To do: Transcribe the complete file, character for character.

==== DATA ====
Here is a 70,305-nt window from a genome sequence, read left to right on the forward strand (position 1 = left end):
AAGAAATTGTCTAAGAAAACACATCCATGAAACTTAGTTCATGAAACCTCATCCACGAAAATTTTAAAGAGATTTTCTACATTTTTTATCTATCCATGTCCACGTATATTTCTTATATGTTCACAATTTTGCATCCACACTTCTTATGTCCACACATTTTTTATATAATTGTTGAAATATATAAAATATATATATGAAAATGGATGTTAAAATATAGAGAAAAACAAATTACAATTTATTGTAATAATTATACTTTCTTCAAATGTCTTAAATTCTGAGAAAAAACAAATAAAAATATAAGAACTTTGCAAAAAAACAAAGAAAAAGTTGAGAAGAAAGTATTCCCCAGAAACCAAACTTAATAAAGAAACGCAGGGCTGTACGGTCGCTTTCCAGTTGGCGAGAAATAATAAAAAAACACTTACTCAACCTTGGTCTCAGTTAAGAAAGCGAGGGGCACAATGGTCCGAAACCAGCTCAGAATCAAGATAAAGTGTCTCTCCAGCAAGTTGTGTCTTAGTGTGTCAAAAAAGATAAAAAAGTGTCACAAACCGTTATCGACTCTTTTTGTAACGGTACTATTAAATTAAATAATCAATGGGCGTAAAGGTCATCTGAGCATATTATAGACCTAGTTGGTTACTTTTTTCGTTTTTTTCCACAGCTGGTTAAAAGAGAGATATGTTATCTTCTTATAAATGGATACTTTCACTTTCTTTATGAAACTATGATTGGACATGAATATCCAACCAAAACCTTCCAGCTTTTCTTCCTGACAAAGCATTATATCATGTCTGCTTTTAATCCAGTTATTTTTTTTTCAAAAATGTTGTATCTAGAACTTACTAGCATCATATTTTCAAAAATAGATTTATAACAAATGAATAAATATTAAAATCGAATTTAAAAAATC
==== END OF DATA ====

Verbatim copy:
Here is a 70,305-nt window from a genome sequence, read left to right on the forward strand (position 1 = left end):
AAGAAATTGTCTAAGAAAACACATCCATGAAACTTAGTTCATGAAACCTCATCCACGAAAATTTTAAAGAGATTTTCTACATTTTTTATCTATCCATGTCCACGTATATTTCTTATATGTTCACAATTTTGCATCCACACTTCTTATGTCCACACATTTTTTATATAATTGTTGAAATATATAAAATATATATATGAAAATGGATGTTAAAATATAGAGAAAAACAAATTACAATTTATTGTAATAATTATACTTTCTTCAAATGTCTTAAATTCTGAGAAAAAACAAATAAAAATATAAGAACTTTGCAAAAAAACAAAGAAAAAGTTGAGAAGAAAGTATTCCCCAGAAACCAAACTTAATAAAGAAACGCAGGGCTGTACGGTCGCTTTCCAGTTGGCGAGAAATAATAAAAAAACACTTACTCAACCTTGGTCTCAGTTAAGAAAGCGAGGGGCACAATGGTCCGAAACCAGCTCAGAATCAAGATAAAGTGTCTCTCCAGCAAGTTGTGTCTTAGTGTGTCAAAAAAGATAAAAAAGTGTCACAAACCGTTATCGACTCTTTTTGTAACGGTACTATTAAATTAAATAATCAATGGGCGTAAAGGTCATCTGAGCATATTATAGACCTAGTTGGTTACTTTTTTCGTTTTTTTCCACAGCTGGTTAAAAGAGAGATATGTTATCTTCTTATAAATGGATACTTTCACTTTCTTTATGAAACTATGATTGGACATGAATATCCAACCAAAACCTTCCAGCTTTTCTTCCTGACAAAGCATTATATCATGTCTGCTTTTAATCCAGTTATTTTTTTTTCAAAAATGTTGTATCTAGAACTTACTAGCATCATATTTTCAAAAATAGATTTATAACAAATGAATAAATATTAAAATCGAATTTAAAAAATC